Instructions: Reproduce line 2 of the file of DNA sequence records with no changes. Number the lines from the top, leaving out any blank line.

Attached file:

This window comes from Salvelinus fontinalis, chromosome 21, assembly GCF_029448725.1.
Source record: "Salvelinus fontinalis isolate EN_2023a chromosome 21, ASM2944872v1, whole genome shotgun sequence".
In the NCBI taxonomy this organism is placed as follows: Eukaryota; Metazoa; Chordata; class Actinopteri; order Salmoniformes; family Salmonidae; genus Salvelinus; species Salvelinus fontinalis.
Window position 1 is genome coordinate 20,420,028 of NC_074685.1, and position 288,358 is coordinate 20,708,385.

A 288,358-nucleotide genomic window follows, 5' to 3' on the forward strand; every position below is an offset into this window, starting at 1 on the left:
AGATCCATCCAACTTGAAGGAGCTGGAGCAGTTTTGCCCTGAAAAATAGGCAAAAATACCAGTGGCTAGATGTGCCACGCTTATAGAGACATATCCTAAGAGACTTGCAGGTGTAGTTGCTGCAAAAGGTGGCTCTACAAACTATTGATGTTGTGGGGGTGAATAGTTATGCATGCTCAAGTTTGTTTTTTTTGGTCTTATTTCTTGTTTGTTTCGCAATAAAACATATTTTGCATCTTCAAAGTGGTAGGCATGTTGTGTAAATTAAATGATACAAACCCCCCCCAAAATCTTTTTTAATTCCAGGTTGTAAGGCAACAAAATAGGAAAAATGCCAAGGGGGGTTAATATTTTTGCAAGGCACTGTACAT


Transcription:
Source record: "Salvelinus fontinalis isolate EN_2023a chromosome 21, ASM2944872v1, whole genome shotgun sequence".